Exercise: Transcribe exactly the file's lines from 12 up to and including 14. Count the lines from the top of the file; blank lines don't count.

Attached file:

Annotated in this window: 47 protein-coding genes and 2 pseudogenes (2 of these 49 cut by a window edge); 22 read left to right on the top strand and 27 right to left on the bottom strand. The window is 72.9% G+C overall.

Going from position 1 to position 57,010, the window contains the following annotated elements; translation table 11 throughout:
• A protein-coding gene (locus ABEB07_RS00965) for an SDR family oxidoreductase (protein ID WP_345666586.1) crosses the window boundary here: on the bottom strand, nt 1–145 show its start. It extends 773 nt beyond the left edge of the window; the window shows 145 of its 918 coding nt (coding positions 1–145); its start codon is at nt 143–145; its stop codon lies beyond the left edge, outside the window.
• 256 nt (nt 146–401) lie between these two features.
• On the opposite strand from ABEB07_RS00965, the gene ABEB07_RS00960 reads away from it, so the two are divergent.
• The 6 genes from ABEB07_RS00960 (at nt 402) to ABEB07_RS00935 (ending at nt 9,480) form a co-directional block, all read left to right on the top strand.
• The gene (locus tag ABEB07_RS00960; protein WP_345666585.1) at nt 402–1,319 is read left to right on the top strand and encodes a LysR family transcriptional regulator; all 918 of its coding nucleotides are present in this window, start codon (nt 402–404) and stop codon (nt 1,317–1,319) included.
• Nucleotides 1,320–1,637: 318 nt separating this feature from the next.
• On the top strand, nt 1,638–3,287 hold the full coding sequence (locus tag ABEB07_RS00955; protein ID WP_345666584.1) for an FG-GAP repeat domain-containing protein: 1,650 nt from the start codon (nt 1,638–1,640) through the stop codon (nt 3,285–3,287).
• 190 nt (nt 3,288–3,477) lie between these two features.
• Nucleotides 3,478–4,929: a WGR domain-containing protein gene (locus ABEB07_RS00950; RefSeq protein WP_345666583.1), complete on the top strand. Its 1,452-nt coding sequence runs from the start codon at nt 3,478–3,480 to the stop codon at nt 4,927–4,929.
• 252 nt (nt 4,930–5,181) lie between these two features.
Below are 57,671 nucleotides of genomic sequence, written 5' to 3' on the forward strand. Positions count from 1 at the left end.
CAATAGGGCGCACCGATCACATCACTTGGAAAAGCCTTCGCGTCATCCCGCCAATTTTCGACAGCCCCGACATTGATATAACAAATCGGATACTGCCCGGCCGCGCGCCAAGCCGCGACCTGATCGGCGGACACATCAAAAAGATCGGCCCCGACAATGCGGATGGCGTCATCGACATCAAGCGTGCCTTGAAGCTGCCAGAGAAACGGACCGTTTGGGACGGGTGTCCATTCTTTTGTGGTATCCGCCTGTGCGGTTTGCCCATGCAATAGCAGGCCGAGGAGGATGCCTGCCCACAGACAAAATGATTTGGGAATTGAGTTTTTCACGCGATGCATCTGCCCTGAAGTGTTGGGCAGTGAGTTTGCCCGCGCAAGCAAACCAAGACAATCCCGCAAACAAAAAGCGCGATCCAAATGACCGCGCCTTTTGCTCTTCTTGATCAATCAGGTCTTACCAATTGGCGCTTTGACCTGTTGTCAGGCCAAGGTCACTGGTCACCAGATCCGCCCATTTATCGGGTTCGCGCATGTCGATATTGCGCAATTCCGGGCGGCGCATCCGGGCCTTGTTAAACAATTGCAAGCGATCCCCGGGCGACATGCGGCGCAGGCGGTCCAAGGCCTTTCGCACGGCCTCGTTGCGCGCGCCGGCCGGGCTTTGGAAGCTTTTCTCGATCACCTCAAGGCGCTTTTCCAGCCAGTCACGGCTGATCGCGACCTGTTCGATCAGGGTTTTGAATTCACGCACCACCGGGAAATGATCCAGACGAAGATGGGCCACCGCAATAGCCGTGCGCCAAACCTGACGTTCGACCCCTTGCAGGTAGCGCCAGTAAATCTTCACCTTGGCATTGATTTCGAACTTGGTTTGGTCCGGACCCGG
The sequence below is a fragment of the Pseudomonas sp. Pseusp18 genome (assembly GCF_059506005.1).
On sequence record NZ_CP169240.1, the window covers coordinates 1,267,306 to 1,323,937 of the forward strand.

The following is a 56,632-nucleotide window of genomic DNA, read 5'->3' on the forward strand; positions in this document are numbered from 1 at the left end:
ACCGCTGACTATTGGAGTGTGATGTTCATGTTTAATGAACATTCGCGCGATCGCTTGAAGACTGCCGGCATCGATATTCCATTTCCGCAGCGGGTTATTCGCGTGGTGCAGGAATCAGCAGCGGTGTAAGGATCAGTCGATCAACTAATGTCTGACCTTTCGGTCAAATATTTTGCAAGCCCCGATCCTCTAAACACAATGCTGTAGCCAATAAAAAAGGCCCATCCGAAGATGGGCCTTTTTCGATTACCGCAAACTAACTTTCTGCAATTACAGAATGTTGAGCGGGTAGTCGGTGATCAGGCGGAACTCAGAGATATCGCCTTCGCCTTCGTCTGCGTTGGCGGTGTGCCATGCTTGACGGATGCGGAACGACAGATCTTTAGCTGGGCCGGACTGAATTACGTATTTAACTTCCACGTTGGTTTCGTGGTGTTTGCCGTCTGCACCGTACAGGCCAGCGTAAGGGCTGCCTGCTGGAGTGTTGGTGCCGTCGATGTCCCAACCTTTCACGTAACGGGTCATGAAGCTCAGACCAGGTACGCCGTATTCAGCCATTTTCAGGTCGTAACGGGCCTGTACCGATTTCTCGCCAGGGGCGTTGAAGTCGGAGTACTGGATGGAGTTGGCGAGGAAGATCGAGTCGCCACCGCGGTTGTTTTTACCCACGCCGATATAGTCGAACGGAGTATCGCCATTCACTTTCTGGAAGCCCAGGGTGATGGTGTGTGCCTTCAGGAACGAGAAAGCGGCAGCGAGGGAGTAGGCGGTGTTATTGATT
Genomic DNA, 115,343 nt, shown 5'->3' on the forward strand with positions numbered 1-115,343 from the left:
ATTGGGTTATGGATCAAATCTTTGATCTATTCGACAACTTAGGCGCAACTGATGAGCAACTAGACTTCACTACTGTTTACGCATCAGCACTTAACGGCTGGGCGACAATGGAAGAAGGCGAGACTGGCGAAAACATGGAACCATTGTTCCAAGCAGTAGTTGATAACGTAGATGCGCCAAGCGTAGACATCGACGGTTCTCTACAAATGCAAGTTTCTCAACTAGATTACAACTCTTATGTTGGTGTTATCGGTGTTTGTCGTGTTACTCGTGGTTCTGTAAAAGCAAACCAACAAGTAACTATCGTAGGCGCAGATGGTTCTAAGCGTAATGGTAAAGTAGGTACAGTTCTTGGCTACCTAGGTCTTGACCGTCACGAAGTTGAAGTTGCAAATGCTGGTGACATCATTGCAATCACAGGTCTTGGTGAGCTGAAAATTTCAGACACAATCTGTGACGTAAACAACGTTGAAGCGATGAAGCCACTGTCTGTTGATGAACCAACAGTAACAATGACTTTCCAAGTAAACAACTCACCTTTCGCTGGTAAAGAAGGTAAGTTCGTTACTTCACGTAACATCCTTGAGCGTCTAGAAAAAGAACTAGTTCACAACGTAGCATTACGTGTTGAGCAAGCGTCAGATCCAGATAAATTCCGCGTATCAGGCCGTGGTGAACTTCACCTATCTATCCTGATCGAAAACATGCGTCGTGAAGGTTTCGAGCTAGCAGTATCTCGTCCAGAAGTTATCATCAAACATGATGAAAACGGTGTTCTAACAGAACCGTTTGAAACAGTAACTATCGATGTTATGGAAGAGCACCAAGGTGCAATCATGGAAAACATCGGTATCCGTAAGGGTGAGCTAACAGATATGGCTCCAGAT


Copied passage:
• 252 nt (nt 4,930–5,181) lie between these two features.
Below are 57,671 nucleotides of genomic sequence, written 5' to 3' on the forward strand. Positions count from 1 at the left end.
CAATAGGGCGCACCGATCACATCACTTGGAAAAGCCTTCGCGTCATCCCGCCAATTTTCGACAGCCCCGACATTGATATAACAAATCGGATACTGCCCGGCCGCGCGCCAAGCCGCGACCTGATCGGCGGACACATCAAAAAGATCGGCCCCGACAATGCGGATGGCGTCATCGACATCAAGCGTGCCTTGAAGCTGCCAGAGAAACGGACCGTTTGGGACGGGTGTCCATTCTTTTGTGGTATCCGCCTGTGCGGTTTGCCCATGCAATAGCAGGCCGAGGAGGATGCCTGCCCACAGACAAAATGATTTGGGAATTGAGTTTTTCACGCGATGCATCTGCCCTGAAGTGTTGGGCAGTGAGTTTGCCCGCGCAAGCAAACCAAGACAATCCCGCAAACAAAAAGCGCGATCCAAATGACCGCGCCTTTTGCTCTTCTTGATCAATCAGGTCTTACCAATTGGCGCTTTGACCTGTTGTCAGGCCAAGGTCACTGGTCACCAGATCCGCCCATTTATCGGGTTCGCGCATGTCGATATTGCGCAATTCCGGGCGGCGCATCCGGGCCTTGTTAAACAATTGCAAGCGATCCCCGGGCGACATGCGGCGCAGGCGGTCCAAGGCCTTTCGCACGGCCTCGTTGCGCGCGCCGGCCGGGCTTTGGAAGCTTTTCTCGATCACCTCAAGGCGCTTTTCCAGCCAGTCACGGCTGATCGCGACCTGTTCGATCAGGGTTTTGAATTCACGCACCACCGGGAAATGATCCAGACGAAGATGGGCCACCGCAATAGCCGTGCGCCAAACCTGACGTTCGACCCCTTGCAGGTAGCGCCAGTAAATCTTCACCTTGGCATTGATTTCGAACTTGGTTTGGTCCGGACCCGG